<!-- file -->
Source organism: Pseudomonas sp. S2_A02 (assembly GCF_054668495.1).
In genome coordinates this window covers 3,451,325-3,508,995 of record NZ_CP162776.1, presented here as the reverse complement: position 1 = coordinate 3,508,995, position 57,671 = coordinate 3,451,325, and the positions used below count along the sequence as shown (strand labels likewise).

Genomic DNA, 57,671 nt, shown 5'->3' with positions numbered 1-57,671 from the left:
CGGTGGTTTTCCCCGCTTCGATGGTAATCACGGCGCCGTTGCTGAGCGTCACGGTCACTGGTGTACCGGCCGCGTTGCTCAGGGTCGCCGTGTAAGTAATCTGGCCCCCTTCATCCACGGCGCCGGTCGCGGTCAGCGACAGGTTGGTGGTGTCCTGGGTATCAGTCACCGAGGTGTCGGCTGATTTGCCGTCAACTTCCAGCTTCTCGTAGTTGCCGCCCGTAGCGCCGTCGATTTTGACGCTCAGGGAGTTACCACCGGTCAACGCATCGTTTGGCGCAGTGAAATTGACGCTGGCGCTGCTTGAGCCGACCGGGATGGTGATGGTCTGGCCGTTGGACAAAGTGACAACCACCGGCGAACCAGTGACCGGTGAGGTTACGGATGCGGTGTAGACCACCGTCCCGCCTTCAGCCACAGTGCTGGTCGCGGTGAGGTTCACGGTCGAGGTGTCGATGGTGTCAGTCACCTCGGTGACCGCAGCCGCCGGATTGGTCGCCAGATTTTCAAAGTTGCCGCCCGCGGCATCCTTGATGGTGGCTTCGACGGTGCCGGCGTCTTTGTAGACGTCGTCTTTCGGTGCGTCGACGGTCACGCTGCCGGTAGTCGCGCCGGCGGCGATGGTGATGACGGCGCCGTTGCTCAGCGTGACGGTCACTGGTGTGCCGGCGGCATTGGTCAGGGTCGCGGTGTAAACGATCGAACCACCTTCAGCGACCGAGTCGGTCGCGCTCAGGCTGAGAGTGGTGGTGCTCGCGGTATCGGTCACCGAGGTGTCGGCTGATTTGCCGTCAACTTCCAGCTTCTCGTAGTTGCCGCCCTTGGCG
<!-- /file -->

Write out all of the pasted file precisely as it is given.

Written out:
Source organism: Pseudomonas sp. S2_A02 (assembly GCF_054668495.1).
In genome coordinates this window covers 3,451,325-3,508,995 of record NZ_CP162776.1, presented here as the reverse complement: position 1 = coordinate 3,508,995, position 57,671 = coordinate 3,451,325, and the positions used below count along the sequence as shown (strand labels likewise).

Genomic DNA, 57,671 nt, shown 5'->3' with positions numbered 1-57,671 from the left:
CGGTGGTTTTCCCCGCTTCGATGGTAATCACGGCGCCGTTGCTGAGCGTCACGGTCACTGGTGTACCGGCCGCGTTGCTCAGGGTCGCCGTGTAAGTAATCTGGCCCCCTTCATCCACGGCGCCGGTCGCGGTCAGCGACAGGTTGGTGGTGTCCTGGGTATCAGTCACCGAGGTGTCGGCTGATTTGCCGTCAACTTCCAGCTTCTCGTAGTTGCCGCCCGTAGCGCCGTCGATTTTGACGCTCAGGGAGTTACCACCGGTCAACGCATCGTTTGGCGCAGTGAAATTGACGCTGGCGCTGCTTGAGCCGACCGGGATGGTGATGGTCTGGCCGTTGGACAAAGTGACAACCACCGGCGAACCAGTGACCGGTGAGGTTACGGATGCGGTGTAGACCACCGTCCCGCCTTCAGCCACAGTGCTGGTCGCGGTGAGGTTCACGGTCGAGGTGTCGATGGTGTCAGTCACCTCGGTGACCGCAGCCGCCGGATTGGTCGCCAGATTTTCAAAGTTGCCGCCCGCGGCATCCTTGATGGTGGCTTCGACGGTGCCGGCGTCTTTGTAGACGTCGTCTTTCGGTGCGTCGACGGTCACGCTGCCGGTAGTCGCGCCGGCGGCGATGGTGATGACGGCGCCGTTGCTCAGCGTGACGGTCACTGGTGTGCCGGCGGCATTGGTCAGGGTCGCGGTGTAAACGATCGAACCACCTTCAGCGACCGAGTCGGTCGCGCTCAGGCTGAGAGTGGTGGTGCTCGCGGTATCGGTCACCGAGGTGTCGGCTGATTTGCCGTCAACTTCCAGCTTCTCGTAGTTGCCGCCCTTGGCG